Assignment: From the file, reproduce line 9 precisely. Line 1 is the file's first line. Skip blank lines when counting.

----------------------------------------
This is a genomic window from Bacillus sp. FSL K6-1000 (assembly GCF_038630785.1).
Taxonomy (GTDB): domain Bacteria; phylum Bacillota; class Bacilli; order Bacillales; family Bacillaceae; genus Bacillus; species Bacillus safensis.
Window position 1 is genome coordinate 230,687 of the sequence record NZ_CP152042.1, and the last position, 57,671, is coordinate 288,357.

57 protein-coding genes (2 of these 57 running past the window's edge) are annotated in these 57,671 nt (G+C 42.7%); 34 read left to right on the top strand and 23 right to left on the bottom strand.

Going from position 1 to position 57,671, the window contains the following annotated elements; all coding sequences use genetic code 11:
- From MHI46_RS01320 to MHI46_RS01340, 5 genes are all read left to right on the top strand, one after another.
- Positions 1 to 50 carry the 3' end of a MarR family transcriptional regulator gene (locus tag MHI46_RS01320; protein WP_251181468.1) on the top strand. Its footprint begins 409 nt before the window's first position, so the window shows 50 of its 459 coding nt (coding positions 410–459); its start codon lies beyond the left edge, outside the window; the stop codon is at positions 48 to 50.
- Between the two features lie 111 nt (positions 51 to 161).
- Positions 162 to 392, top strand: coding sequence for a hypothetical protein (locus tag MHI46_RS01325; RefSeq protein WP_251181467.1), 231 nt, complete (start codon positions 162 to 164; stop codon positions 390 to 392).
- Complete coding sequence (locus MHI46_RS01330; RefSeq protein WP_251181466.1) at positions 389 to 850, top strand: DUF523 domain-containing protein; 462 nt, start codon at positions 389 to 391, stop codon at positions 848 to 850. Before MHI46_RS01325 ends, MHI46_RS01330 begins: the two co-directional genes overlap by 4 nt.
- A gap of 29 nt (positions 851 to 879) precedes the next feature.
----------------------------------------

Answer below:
- Positions 162 to 392, top strand: coding sequence for a hypothetical protein (locus tag MHI46_RS01325; RefSeq protein WP_251181467.1), 231 nt, complete (start codon positions 162 to 164; stop codon positions 390 to 392).